infopath, sharepoint

InfoPath vs SharePoint 2013 Web Services

If like me you have spent the past couple of hours struggling to get past 401 Unauthorized errors when attempting to call SharePoint webservices via InfoPath, take a look at the following blog post from Susan Hernandez.

There are a lot of crazy posts out their explaining that InfoPath doesn’t understand the fully claims based model of authentication that comes as standard in SharePoint 2013. Some of them also go on to describe some fairly dubious approaches to getting round the problem. Susan has done a fantastic post that explains how you can use a combination of a Secure Store entry and a data connection file to get yourself authenticated with SharePoint 2013 web services. The approach described seems far more sensible than some of the others:

I haven’t fully tested the ins and outs of this approach. I’m not entirely sure if it can be used to call a web service where the calling user’s identity is important to the service result.

For web service calls where the caller’s identity is not relevant then this approach did the trick for me

app fabric, sharepoint

Fix: Faulting application name: DistributedCacheService.exe

You might start getting issues with your SharePoint farm’s Distributed Cache if you resize a VM in the Cache cluster. We recently upped the VM memory and core count for a couple of machines that were acting as SharePoint 2013 front ends. As soon as we did this the App Fabric Service would crash immediately on start up throwing errors such as:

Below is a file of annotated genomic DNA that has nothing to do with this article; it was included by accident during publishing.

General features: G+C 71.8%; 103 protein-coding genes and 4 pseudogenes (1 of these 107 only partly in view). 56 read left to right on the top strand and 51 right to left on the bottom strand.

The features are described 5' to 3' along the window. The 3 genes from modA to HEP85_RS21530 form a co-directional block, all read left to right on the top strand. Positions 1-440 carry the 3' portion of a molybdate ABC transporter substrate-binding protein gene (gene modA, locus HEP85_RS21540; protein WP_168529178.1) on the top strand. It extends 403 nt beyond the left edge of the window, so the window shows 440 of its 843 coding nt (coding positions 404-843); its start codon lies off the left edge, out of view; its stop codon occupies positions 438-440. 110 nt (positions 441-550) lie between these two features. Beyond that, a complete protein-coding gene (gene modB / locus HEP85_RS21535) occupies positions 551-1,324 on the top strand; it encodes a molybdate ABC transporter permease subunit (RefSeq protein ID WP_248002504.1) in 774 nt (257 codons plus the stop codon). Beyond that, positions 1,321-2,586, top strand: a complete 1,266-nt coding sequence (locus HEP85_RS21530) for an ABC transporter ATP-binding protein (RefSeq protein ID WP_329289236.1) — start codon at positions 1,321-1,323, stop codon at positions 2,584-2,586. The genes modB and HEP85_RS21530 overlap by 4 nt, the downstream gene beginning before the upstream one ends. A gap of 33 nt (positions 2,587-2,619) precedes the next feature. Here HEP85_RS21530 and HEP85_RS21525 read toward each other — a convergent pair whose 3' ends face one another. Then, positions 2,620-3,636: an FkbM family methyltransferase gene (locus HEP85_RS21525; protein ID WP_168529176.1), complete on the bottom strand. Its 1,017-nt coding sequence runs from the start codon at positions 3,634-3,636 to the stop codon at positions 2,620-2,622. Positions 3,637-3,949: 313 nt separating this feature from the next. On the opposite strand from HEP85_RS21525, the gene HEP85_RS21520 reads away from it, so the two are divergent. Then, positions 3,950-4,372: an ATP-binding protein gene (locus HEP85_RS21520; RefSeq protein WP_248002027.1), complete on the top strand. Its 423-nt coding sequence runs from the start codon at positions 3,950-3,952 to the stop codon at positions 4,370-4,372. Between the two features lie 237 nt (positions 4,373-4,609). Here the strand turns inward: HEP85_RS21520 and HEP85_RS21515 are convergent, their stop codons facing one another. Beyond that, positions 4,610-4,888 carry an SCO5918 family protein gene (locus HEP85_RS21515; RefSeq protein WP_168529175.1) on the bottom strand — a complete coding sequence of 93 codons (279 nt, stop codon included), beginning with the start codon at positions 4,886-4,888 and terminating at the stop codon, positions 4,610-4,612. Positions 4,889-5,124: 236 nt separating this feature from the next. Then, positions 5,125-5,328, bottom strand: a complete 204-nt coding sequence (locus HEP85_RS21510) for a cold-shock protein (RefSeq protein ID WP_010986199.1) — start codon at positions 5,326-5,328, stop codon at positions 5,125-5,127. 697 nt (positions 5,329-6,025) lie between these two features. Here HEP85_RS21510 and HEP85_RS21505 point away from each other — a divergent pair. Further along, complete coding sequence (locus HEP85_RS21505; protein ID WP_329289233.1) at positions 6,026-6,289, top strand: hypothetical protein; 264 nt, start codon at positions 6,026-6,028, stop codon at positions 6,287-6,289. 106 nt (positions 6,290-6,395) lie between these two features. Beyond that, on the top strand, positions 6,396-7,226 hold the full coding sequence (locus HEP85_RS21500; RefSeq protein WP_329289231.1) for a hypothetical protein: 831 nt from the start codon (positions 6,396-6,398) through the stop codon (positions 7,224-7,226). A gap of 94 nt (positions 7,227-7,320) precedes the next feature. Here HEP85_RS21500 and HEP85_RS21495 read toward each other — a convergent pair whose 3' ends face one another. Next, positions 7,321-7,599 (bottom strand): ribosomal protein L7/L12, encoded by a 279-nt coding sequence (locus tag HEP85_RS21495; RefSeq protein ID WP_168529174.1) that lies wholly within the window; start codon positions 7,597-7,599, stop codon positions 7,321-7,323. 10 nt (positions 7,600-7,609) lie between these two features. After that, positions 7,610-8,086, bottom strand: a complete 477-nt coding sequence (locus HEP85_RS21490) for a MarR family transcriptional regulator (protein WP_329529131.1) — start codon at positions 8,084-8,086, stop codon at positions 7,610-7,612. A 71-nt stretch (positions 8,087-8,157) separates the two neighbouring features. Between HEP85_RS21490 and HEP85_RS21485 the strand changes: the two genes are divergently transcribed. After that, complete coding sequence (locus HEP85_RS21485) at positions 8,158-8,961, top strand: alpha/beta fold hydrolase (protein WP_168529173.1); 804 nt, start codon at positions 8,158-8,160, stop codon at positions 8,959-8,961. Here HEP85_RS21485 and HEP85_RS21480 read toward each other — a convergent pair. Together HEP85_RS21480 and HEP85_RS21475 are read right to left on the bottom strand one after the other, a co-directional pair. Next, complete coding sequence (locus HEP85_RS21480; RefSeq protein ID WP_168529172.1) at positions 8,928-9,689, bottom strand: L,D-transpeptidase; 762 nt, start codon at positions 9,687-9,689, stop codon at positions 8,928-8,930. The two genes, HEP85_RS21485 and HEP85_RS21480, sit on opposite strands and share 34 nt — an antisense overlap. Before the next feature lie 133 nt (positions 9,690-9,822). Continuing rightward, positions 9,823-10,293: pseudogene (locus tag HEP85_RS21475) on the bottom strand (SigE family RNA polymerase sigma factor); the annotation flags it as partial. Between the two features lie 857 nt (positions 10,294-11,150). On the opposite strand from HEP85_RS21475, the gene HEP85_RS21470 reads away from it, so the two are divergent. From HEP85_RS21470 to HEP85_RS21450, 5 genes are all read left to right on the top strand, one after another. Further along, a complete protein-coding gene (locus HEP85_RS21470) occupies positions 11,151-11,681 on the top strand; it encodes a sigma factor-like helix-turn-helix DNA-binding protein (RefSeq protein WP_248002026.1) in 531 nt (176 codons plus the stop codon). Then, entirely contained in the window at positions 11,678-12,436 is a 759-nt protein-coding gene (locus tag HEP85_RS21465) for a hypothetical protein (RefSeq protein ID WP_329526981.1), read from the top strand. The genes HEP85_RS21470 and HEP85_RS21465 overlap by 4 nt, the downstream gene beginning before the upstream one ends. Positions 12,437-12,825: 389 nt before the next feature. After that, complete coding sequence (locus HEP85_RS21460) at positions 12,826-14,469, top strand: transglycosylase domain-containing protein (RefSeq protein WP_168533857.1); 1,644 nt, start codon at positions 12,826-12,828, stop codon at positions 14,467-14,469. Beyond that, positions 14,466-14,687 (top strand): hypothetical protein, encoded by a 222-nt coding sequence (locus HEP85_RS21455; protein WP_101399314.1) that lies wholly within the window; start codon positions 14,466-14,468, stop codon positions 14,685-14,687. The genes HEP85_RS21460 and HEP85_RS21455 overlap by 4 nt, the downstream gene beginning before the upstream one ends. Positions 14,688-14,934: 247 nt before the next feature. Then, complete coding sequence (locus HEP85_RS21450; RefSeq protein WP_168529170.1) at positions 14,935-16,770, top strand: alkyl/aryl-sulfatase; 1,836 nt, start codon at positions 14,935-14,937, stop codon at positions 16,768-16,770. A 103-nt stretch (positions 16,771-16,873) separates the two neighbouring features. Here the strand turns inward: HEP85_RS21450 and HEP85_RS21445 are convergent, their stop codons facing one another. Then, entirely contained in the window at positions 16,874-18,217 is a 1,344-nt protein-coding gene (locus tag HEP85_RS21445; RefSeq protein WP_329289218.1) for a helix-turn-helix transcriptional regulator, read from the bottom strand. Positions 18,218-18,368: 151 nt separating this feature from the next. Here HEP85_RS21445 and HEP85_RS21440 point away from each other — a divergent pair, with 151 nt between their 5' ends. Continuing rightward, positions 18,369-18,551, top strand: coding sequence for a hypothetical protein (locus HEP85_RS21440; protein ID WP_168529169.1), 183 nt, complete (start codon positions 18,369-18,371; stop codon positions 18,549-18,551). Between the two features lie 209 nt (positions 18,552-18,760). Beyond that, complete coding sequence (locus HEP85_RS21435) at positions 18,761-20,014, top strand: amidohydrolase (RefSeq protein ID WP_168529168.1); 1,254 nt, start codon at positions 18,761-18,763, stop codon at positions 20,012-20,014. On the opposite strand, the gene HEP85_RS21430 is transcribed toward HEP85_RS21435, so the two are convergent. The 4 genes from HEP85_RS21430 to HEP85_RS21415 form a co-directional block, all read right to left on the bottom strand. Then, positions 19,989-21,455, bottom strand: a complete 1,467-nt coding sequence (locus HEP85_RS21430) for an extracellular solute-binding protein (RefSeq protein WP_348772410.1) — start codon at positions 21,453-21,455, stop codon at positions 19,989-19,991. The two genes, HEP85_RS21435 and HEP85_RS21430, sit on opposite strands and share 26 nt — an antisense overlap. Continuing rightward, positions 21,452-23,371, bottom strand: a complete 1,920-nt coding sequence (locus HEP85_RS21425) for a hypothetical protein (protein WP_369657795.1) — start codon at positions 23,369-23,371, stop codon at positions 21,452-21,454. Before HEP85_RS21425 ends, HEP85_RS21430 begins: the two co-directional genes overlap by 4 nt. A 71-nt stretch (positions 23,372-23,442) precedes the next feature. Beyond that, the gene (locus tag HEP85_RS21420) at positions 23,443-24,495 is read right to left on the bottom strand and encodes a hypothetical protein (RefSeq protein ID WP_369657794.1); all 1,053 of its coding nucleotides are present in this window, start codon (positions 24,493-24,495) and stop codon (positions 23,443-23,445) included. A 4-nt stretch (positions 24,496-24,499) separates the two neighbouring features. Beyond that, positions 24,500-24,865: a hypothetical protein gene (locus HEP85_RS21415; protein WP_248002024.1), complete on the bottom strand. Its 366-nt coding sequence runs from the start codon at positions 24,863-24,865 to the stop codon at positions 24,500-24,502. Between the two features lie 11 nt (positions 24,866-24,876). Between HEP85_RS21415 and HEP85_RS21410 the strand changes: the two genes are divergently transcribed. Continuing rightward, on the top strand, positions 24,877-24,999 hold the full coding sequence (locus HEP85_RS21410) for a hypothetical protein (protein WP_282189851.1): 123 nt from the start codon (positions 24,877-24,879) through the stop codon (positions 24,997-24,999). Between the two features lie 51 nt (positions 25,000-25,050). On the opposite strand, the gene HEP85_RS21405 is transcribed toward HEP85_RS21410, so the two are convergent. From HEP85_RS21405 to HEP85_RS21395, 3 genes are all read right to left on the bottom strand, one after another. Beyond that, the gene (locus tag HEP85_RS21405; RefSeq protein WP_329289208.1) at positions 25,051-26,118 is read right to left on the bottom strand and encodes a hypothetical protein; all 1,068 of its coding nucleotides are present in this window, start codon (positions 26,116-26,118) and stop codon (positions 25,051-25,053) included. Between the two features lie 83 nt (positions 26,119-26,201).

Faulting application name: DistributedCacheService.exe, version: 1.0.4632.0, time stamp: 0x4eafeccf
Faulting module name: KERNELBASE.dll, version: 6.3.9600.17415, time stamp: 0x54505737
Exception code: 0xe0434352
Fault offset: 0x0000000000008b9c

Or the following

AppFabric Caching service crashed with exception {System.ArgumentException: An entry with the same key already exists.
at System.Collections.Generic.TreeSet`1.AddIfNotPresent(T item)
at System.Collections.Generic.SortedDictionary`2.Add(TKey key, TValue value)

I’m not going to relist the solution here, but the answer in our case was to export and slightly modify the cluster configuration as described by this life saver of a post:

Like the original poster, I’m still not quite clear on why the service crashed or why tweaking those seemingly innocuous parts of the config would suddenly bring it back to life.

I will be bearing this in mind though as it seems there is a small “tax” to be paid whenever you change certain types of virtual hardware on a machine running the App Fabric Service

.net, iis, sharepoint

Microsoft SharePoint is not supported in 32-bit process. Please verify that you are running in a 64-bit executable.

You might get the following error if you attempt to create a 32 bit application that references the 64 bit SharePoint dlls such as Microsoft.SharePoint.dll etc

Microsoft SharePoint is not supported in 32-bit process. Please verify that you are running in a 64-bit executable.

In a console or Windows application the fix to this is fairly straight forward – just make sure your Visual Studio project targets Any CPU or force it to have a Platform Target of 64 bit.